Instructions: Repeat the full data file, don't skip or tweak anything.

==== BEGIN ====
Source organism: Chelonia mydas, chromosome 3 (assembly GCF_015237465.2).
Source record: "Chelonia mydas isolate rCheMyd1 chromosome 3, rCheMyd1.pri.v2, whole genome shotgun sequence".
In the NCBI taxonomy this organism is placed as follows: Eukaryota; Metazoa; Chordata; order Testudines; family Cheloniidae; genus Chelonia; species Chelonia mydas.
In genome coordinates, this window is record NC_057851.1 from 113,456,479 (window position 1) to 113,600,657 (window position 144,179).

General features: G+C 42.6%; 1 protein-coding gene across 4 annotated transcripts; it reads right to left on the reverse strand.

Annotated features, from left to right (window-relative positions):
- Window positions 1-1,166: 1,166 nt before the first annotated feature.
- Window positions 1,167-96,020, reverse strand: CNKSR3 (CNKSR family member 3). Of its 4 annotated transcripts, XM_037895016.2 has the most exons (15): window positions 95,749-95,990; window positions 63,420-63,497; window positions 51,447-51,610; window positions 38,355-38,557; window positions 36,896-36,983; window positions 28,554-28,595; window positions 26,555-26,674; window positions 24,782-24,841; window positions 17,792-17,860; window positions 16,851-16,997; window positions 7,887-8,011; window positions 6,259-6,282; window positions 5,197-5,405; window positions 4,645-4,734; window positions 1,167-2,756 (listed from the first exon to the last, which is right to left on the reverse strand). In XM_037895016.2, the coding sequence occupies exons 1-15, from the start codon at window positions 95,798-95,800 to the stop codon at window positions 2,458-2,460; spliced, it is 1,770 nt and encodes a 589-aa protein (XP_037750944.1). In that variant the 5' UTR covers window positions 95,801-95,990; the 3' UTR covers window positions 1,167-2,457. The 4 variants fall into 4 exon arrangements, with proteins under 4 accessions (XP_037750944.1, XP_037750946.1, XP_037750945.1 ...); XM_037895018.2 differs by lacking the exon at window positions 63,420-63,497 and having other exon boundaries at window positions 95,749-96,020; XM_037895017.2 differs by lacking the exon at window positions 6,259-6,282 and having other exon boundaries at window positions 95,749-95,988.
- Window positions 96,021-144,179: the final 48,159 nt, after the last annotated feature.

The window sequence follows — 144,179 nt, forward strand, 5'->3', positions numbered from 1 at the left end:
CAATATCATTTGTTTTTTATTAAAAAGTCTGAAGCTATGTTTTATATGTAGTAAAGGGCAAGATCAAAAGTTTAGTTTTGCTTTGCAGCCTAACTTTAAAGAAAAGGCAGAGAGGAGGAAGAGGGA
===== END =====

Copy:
Source organism: Chelonia mydas, chromosome 3 (assembly GCF_015237465.2).
Source record: "Chelonia mydas isolate rCheMyd1 chromosome 3, rCheMyd1.pri.v2, whole genome shotgun sequence".
In the NCBI taxonomy this organism is placed as follows: Eukaryota; Metazoa; Chordata; order Testudines; family Cheloniidae; genus Chelonia; species Chelonia mydas.
In genome coordinates, this window is record NC_057851.1 from 113,456,479 (window position 1) to 113,600,657 (window position 144,179).

General features: G+C 42.6%; 1 protein-coding gene across 4 annotated transcripts; it reads right to left on the reverse strand.

Annotated features, from left to right (window-relative positions):
- Window positions 1-1,166: 1,166 nt before the first annotated feature.
- Window positions 1,167-96,020, reverse strand: CNKSR3 (CNKSR family member 3). Of its 4 annotated transcripts, XM_037895016.2 has the most exons (15): window positions 95,749-95,990; window positions 63,420-63,497; window positions 51,447-51,610; window positions 38,355-38,557; window positions 36,896-36,983; window positions 28,554-28,595; window positions 26,555-26,674; window positions 24,782-24,841; window positions 17,792-17,860; window positions 16,851-16,997; window positions 7,887-8,011; window positions 6,259-6,282; window positions 5,197-5,405; window positions 4,645-4,734; window positions 1,167-2,756 (listed from the first exon to the last, which is right to left on the reverse strand). In XM_037895016.2, the coding sequence occupies exons 1-15, from the start codon at window positions 95,798-95,800 to the stop codon at window positions 2,458-2,460; spliced, it is 1,770 nt and encodes a 589-aa protein (XP_037750944.1). In that variant the 5' UTR covers window positions 95,801-95,990; the 3' UTR covers window positions 1,167-2,457. The 4 variants fall into 4 exon arrangements, with proteins under 4 accessions (XP_037750944.1, XP_037750946.1, XP_037750945.1 ...); XM_037895018.2 differs by lacking the exon at window positions 63,420-63,497 and having other exon boundaries at window positions 95,749-96,020; XM_037895017.2 differs by lacking the exon at window positions 6,259-6,282 and having other exon boundaries at window positions 95,749-95,988.
- Window positions 96,021-144,179: the final 48,159 nt, after the last annotated feature.

The window sequence follows — 144,179 nt, forward strand, 5'->3', positions numbered from 1 at the left end:
CAATATCATTTGTTTTTTATTAAAAAGTCTGAAGCTATGTTTTATATGTAGTAAAGGGCAAGATCAAAAGTTTAGTTTTGCTTTGCAGCCTAACTTTAAAGAAAAGGCAGAGAGGAGGAAGAGGGA